1) Surviving A New Cabbie’s First Fare. Somehow, upon arriving 90 minutes late on Amtrak, 90 minutes before my reading I might add, I wound up in the taxi of a man whose driving was an adventure. Not only did make some odd lane changes but then entered the Hyatt the wrong way and had to turn around, driving across the sidewalk and scattering the bellboys in the process. “It’s my first time,” he said, “I’m new.” I didn’t argue, just handed him the money and hurried to escape the cab.

2) Black Gate Crew Attends My First World Con Reading. I am not a big fan of doing readings. It’s just something I’ve always felt nervous and awkward about. Fortunately (or unfortunately depending how you look at it) my crowds have always been small. But this time not only did my crowd size increase but it was packed with fellow writers, many of whom were Black Gate staff. Seeing fellow successful authors like Howard Andrew Jones, James Enge and Chris Kastensmidt and a successful editor like John O’Neill not only make time to attend but express encouragement at my performance really started the Con on a great note and leant the feeling that I was on the right track as a writer. I’m grateful,

3) Recognized By Robert J. Sawyer at Thursday Dinner. My first dinner, my first night at the Con, and I run into Robert J. Sawyer at the restaurant. He recognizes me, double checks my name badge to be sure, and then introduces me to his wife and companions, inviting me to stop by the bar later and chat more. I had never met Rob and only interviewed him via Twitter, but we have interacted on Facebook a bit. Still, it was a good feeling to be recognized by someone of that caliber and it was an event that repeated itself throughout the Con as several others recognized me as well and said “I know your name, sure” as they shook my hand. For a small fish, it was a big splash.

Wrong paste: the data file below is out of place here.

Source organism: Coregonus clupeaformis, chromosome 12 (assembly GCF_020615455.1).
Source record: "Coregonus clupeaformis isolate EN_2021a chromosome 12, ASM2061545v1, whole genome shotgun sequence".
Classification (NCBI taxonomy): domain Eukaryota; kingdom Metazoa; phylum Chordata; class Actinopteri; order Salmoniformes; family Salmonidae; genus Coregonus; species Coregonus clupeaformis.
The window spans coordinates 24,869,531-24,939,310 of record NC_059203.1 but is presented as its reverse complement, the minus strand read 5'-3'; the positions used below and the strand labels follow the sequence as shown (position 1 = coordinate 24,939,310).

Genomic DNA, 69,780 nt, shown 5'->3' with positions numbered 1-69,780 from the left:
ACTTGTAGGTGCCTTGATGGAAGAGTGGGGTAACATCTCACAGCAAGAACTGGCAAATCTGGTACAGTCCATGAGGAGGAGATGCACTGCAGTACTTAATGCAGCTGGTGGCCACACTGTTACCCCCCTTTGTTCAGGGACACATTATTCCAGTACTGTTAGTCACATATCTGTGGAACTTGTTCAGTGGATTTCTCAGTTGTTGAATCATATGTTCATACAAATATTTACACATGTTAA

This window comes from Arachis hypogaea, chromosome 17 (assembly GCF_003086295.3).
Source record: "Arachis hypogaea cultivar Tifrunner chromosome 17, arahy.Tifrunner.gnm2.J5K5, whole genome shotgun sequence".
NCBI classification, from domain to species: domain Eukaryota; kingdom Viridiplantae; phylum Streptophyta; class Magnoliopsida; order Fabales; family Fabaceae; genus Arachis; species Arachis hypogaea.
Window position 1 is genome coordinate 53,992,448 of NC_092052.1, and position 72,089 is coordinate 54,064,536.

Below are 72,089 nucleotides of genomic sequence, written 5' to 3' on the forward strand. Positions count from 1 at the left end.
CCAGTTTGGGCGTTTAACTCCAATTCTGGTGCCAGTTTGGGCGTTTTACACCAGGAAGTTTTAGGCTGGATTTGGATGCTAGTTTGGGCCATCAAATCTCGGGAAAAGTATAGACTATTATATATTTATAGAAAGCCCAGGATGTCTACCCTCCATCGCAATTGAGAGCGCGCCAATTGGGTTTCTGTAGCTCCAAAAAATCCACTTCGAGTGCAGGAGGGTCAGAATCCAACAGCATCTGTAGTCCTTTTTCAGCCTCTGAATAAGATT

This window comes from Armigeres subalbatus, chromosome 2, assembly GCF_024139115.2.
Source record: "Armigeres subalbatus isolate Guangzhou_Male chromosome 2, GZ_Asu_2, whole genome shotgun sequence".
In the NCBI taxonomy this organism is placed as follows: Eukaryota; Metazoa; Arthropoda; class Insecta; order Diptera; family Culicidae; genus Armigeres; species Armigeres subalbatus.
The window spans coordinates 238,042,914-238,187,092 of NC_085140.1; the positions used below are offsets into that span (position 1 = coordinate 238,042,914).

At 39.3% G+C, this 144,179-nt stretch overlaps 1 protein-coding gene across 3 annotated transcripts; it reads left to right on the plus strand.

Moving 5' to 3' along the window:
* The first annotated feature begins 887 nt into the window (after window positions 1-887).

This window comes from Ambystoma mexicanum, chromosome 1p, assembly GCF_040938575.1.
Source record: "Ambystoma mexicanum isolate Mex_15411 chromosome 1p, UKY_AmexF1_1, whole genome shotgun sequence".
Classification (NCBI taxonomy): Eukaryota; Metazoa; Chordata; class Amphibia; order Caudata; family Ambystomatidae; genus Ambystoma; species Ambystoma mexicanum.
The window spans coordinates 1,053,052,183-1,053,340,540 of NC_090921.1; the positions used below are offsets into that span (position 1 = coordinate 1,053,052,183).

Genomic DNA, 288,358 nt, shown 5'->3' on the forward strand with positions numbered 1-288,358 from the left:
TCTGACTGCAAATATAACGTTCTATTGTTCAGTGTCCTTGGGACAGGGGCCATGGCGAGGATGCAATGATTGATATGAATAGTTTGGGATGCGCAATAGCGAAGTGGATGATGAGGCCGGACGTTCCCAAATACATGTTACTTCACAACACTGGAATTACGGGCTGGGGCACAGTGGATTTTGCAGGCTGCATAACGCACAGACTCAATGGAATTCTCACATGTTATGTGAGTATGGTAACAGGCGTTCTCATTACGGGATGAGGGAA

4) David Brin Thanking SFWA Volunteers. On Friday morning, I spent two hours with SFWA Secretary Ann Leckie and Edge Editor Victoria Strauss volunteering at the SFWA table. While several people dropped by, David Brin made a point to shake our hands and kindly thank us for volunteering. It was a classy move and greatly appreciated since I have always found Brin’s snarky outspoken comments on Facebook a bit offputting and since he is “David Brin” (intimidating in itself). That graciousness won me over. What a class act.

5) Meeting and Being Teased by Robert Silverberg. In many ways, Silverberg is my Tolkien. I’ve told him so. He insists that I call him ‘Bob,” to which I replied: “I don’t know if I can.” But our first face-to-face was at his signing after I’d waited around 40 minutes in line. My quota of 3 books were the original Majipoor trilogy, and a couple were used hardbacks I’d tracked down, since I prefer getting hardbacks signed for longevity. Glancing inside one, Silverberg notes the ‘Property Of Margene’ stamp. “So, what happened to Margene? And how did you get her book?” he teases. I fumbled a bit then said I’d bought it at a library sale. He smiles, shooting me a cockeyed look. “Please give Margene my best if she survived the exchange.” I couldn’t help but laugh, he smiled, we chatted a bit more, and I left hoping he really was just teasing. I swear, I don’t know Margene.